I could not get over the incredible detail of our daily lives that was spread before us – for everything against me had in some cases more than an element of truth. Yes I had shouted at the baby – I was a new mother and the lack of sleep and isolation had got to me on occasion usually I’d then call friends and go to them or drift off over to Annie’s for some tea and let her cuddle The Boy until I was OK again.
Yes I had once put him in a hat and coat because I had forgotten to order the oil and we had run out and most important of all I admitted I had clinical depression – my doctor, the midwives and my health visitor all knew about this - there had been no problems. The accusations seemed to cover a period of about a year.
Recovering slightly I asked who had said these things.
“I can’t tell you.”
”Why not? They’re not true!”
“We have to keep confidentiality, if we did not people would be too afraid to call us if they suspected a problem. They are protected by the law.”
“What about the law protecting me and my family. Who would want to do this?”
“I’m sorry I am not at liberty to say.”
My thoughts could only focus on who would hate me so much as to do this. I was so shocked. I at once was disassociated and unconnected and there all at the same time. I was numb and so very cold I could hardly stop shivering.
I can’t remember all that happened suffice to say that Dear Charlie turned up and the discussion was carried on without much input from me. The Social Worker left reiterating that there was no problem that she had sorted everything out as far as she was concerned and that there was no case to answer.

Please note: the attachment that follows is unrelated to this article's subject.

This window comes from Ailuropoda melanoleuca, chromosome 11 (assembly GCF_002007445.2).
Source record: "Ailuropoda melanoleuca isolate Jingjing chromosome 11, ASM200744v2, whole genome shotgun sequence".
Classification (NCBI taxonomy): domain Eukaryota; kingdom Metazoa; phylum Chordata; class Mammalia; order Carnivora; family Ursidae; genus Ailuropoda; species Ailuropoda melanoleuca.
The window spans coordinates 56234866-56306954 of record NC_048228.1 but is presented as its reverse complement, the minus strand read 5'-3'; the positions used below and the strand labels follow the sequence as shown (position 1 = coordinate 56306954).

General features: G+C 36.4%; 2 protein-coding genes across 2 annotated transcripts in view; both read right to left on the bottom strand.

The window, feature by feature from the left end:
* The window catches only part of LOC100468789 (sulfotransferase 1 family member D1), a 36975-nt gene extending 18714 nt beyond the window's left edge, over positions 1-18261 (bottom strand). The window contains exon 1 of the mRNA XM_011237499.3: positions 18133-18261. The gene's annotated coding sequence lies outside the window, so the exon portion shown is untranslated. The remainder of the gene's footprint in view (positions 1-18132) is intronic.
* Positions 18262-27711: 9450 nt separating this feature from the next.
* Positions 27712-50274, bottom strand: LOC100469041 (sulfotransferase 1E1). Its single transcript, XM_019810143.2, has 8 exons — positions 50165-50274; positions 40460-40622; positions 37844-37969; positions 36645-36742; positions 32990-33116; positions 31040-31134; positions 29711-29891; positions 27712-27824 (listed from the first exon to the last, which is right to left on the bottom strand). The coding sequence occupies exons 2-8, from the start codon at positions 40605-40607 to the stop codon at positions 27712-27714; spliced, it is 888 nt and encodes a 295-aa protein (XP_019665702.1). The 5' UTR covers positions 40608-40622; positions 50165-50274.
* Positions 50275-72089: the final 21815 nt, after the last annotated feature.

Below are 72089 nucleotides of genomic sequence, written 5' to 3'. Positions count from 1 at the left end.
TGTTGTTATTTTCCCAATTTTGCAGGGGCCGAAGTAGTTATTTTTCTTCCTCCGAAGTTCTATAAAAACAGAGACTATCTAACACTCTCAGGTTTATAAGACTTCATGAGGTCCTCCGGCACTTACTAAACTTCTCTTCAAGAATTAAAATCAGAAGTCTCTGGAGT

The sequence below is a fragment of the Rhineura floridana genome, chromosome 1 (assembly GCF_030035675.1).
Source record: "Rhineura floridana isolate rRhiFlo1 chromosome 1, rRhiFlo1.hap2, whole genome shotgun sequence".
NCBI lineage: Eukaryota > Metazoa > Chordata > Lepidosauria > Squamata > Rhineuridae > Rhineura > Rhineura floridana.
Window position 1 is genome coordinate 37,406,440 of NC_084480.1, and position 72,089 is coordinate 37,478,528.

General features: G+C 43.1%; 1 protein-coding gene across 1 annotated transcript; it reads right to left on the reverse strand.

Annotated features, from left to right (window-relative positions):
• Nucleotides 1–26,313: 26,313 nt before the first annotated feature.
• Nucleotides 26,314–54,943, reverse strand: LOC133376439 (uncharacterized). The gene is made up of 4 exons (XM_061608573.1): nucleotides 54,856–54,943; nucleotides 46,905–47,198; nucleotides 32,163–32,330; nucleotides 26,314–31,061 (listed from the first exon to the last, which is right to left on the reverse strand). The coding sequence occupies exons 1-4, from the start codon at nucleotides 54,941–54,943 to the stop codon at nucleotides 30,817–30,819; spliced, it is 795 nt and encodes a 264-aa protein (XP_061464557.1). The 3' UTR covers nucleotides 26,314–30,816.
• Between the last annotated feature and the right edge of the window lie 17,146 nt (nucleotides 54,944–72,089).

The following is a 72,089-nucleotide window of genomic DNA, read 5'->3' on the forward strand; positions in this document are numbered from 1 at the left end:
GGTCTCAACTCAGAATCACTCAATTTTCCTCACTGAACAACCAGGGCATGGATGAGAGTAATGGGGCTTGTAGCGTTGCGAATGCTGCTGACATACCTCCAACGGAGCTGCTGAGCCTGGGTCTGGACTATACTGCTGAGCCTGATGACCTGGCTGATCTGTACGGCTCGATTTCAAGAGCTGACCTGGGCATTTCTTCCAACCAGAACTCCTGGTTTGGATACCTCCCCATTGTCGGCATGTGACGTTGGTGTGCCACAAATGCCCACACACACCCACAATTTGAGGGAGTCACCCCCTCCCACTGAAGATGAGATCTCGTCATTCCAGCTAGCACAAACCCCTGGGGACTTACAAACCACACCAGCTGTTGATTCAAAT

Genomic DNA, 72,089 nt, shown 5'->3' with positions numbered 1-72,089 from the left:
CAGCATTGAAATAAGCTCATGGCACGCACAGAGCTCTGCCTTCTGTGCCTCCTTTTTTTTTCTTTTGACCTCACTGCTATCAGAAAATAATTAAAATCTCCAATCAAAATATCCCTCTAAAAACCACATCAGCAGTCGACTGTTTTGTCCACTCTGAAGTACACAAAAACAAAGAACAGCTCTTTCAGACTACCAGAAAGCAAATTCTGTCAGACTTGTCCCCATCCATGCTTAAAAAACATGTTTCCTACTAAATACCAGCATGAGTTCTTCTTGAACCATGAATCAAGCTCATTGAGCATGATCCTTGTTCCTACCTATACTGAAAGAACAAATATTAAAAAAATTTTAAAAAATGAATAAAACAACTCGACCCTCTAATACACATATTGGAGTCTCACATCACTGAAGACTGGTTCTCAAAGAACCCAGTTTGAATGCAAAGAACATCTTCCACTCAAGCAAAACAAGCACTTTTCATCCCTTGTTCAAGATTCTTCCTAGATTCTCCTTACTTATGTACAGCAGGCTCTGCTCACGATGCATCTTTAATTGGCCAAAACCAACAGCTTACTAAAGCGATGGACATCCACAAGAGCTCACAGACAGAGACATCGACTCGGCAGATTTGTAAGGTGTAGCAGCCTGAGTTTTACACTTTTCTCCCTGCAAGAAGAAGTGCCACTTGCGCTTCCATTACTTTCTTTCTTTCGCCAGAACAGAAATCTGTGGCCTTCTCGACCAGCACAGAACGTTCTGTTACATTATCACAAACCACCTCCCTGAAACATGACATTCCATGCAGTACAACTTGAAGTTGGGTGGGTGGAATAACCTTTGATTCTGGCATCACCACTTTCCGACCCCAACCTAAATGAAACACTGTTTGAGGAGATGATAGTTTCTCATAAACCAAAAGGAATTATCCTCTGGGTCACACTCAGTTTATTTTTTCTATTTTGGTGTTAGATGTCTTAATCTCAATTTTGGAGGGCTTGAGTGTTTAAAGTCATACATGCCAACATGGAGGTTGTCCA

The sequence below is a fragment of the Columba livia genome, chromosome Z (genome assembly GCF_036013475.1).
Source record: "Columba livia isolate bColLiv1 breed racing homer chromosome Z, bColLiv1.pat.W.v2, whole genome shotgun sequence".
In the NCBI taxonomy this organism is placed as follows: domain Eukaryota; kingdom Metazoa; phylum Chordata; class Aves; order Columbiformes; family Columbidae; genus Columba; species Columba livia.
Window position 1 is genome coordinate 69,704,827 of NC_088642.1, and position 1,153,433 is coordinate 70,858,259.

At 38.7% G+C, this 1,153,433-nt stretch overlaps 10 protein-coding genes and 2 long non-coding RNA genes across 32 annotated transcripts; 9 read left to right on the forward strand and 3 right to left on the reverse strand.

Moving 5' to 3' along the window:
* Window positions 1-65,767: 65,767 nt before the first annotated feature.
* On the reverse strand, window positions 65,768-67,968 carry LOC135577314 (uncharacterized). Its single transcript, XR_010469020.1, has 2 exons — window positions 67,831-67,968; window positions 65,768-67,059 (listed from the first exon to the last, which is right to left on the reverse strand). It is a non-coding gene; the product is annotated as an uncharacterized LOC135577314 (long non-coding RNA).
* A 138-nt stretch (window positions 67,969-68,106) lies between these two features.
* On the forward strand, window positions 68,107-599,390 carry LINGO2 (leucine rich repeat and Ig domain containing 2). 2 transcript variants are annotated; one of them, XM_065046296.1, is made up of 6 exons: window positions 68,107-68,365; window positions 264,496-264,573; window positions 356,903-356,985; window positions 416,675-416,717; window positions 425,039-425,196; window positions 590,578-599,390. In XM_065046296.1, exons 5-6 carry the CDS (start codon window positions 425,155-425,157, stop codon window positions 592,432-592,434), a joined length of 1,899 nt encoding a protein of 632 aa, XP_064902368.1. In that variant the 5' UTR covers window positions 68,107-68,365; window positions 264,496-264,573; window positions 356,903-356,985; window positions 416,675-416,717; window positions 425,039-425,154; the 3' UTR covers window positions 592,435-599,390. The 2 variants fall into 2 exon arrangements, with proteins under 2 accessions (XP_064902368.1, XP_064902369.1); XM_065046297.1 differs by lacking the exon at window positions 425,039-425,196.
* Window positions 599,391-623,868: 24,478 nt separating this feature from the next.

But me my sense of isolation was never more acute – who had done this. I thought I was going out of my mind. I thought it was my husband – how could these intimate details of our life been so exposed if not from someone close to me?
Was it my mother? My sister? My mother-in-law? My sister-in-law? Which of my friends? And I could not say anything to anyone. We had decided that no one was to know what had happened we did not want anyone, least of all the one who had done it, to have the satisfaction of knowing what devastation they had caused. So I scrutinised everyone felt I could trust no one and even in my darkest moments thought it could have been me and that I had blanked it from my own memory.
Several weeks passed and time that great healer dimmed my concerns and lulled me in its passing days.
Then I came home to find my glorious Marian in tears outside the house. She came to warn me that she had been contacted by Social Services following up a report that she had asked a friend to voice her concerns about me and The Boy. She begged me to believe her that she had never said anything to anyone least of all to call the social services on her behalf.
The nightmare started over.
Marian had been asked by Social Services not to report back to me saying that they would get in contact with me themselves. But Marian could not do that – she had spoken with her mother and her mother, sensible lady that she is, had said to go straight to me and tell me exactly what had happened. Marian was shaking. She said she had no idea who had done this and begged me to believe her again and again. I was cold and my brain was having to work over and over going through all the few facts that I knew. The one thing that stood out was that I knew she loved The Boy and would never do anything to jeopardise him or, said the more cynical part of myself, would she jeopardise her job.
Social Services visited again reiterating that they felt it was the actions of a malicious caller.
“Do you know anyone who would do this?”
“No, I can’t think of anyone…” I dared not voice my suspicions for I could point the finger at several who were not fond of me and leading the troupe was my sister-in-law.
They said they would come and assess the situation in two weeks time. So for a further two weeks the strain built up. It was inevitable that I could not keep quiet this time. My overwhelming urge was to find out who and then to get the full force of the law behind me so that they would never ever do this to me or anyone else again.